When I started working in the BBC’s Washington news bureau I made two rules for the weekly staff meeting. First, no meeting longer than 20 minutes. (Life’s too short.) Second, all ideas are welcome. Criticism was welcome, too, but only if it pointed to a better idea.
In other newsrooms, businesses, government and other organisational meetings I had attended, I often thought discussions went in circles and nothing creative emerged. In the hope of managing things better I also read a few American “self help” management books. These were a disappointment.
The titles promised “10 Tips for Top Managers” right up to “10 Ways To Reinvent The Universe”, but my inner critic wondered why – beyond a snappy title – there were only 10 solutions to life’s problems. Surely there could be 11? Or 57? And why were the books always so cheerful?
I considered the possibility that I'm simply a miserable Brit who doesn't get America’s can-do culture, but I’m recounting these personal eccentricities to explain why I approached Tom Fletcher’s new book, Ten Survival Skills For A World In Flux, with a sense of both hope and fear.
The sceptical me was fearful about the inevitable 10 (not 11) survival skills. I also wondered if Fletcher – a fellow Brit and contributor at The National – would truly confront how confusing and unnerving much of modern life seems to be, or be cheerfully whistling past the graveyard. But the hopeful me knew something of Fletcher’s reputation as an agile problem solver. He has been UK ambassador to Lebanon and worked with three hard-headed British prime ministers, Tony Blair, Gordon Brown and David Cameron.
By the time I finished the book hope triumphed over fear, partly because while Fletcher structures his analysis around 10 skills, his hints, tips, advice, comments and things-you-and-I-can-do-today to bring about change are so frequent that I lost count. Not 10 ideas, not even 57, but countless.
I made notes of quotes from what is a provocative and hugely thoughtful compendium of positive and realistic thinking to navigate an increasingly difficult world. It’s leavened by the wisdom of dozens of prominent thinkers and doers, many of whom Fletcher has met personally. The positive tone is admirable and ultimately infectious but only because Fletcher does not dodge the profound difficulties facing us now as individuals, nations, governments, businesses and as a planet.
To use Fletcher’s phrase, the world is in a state of flux, but it’s only a glimpse of what is to come. The human experience is changing faster than at any time in history. At the current rate of ageing, by 2100 10 per cent of global GDP will be paid in pensions to the elderly. Our information deluge drowns us in texts, emails, social and other media, not to mention innovations that haven’t hit us yet, some of which connect us and yet also divide us into tribes.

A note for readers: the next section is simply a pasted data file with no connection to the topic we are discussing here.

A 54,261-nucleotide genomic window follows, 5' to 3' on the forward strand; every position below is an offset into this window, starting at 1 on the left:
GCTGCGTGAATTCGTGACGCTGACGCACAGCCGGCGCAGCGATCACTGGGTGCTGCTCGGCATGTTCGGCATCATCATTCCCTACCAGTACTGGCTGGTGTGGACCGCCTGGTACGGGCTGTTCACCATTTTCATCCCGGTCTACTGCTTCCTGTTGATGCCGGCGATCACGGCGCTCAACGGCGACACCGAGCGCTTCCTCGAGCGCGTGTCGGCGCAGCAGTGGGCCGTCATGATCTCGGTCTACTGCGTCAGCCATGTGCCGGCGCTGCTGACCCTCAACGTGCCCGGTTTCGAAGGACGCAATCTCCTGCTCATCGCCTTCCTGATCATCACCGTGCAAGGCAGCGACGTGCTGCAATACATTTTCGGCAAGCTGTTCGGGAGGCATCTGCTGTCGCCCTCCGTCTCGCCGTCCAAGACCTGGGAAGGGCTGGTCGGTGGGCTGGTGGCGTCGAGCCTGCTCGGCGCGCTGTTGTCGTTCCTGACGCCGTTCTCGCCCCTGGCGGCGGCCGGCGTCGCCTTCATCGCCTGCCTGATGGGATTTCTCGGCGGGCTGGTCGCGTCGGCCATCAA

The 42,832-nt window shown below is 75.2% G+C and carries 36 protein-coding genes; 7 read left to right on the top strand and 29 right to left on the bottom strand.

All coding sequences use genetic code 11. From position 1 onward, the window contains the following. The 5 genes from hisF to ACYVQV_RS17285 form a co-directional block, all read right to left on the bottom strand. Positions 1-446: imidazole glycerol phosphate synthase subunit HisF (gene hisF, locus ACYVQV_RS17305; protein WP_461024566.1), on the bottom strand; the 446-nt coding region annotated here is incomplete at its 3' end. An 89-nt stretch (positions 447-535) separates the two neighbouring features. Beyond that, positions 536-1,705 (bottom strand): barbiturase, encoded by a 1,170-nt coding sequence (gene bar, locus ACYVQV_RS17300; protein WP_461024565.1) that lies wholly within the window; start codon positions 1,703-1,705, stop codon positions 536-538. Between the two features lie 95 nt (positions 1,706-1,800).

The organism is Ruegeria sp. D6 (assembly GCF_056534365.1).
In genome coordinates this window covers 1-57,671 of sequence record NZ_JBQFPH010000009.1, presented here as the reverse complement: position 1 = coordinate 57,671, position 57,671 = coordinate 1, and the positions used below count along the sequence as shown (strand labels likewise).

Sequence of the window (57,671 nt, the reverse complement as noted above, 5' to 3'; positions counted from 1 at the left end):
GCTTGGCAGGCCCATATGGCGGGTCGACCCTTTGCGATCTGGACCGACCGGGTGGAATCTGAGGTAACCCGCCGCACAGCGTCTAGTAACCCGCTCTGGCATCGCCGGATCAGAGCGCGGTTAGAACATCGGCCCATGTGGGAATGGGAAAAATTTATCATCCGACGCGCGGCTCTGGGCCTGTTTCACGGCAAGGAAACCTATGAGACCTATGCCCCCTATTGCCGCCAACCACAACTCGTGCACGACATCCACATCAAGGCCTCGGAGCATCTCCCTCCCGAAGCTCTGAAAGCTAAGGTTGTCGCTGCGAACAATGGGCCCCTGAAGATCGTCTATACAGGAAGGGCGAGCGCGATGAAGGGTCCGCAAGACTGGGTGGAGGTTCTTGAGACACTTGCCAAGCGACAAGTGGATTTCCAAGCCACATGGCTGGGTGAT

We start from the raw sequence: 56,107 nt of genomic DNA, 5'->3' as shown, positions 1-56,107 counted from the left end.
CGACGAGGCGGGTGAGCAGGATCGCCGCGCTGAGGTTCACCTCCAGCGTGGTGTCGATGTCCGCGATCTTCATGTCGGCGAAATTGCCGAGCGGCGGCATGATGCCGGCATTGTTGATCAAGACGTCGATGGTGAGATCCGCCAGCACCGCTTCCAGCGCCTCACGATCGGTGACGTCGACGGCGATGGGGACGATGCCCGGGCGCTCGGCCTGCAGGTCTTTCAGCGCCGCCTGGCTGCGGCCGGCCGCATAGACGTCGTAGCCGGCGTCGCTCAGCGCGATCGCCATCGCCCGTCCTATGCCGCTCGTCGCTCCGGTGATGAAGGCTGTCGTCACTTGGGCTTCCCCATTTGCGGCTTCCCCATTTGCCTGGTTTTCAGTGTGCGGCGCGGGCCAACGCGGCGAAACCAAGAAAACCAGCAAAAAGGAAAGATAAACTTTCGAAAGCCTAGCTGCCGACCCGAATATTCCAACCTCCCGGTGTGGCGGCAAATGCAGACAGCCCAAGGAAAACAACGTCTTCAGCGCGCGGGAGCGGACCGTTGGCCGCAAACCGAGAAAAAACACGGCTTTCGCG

In the case of television alone, as Fletcher writes: “20 million watched Queen Elizabeth II coronation in 1953. Three-hundred million watched her sister’s wedding in 1960. One billion watched her daughter-in-law’s wedding in 1981. Two billion watched her daughter-in-law’s funeral in 1997. A reality TV presenter became US president in 2016.”
In the workplace almost half of today’s jobs are at high risk. Those which will disappear include taxi drivers, surveyors, fast food workers, translators and parking enforcement workers. Climate change means we will experience “the greatest wave of global migration the world has ever seen”.
We cannot escape from this unsettling world, and so many of us are daunted by it. Fletcher, meanwhile, offers a structure for seeing, naming and ultimately dealing with the torrent of problems now and to come. His account is enlivened by the thoughts of those he's worked with – including intellectuals and thinkers from around the globe, and some words with world leaders he happened to meet, including Barack Obama.
I particularly like how Fletcher suggests we should interrogate ourselves by asking “what guides what you do?” or what would a behind-the-scenes documentary of your life and work reveal? (Mine might resemble a horror film.)
I was also struck by Fletcher’s stories of how small changes can improve behaviour. One is of a university posting a series of interesting questions near their elevators. A sign told students the answers could be found in the stairwells. Curious students stopped using the elevators. They climbed the stairs to find answers.
Fletcher’s core message is, for me at least, realistically optimistic. For humanity to survive and thrive we must be both curious and co-operative. Yes, we can criticise each other, but only if we can offer something better. And urgent problems need long-term strategies but also urgent action, not endless committee meetings going round in circles.
Gavin Esler is a broadcaster, author and columnist for The National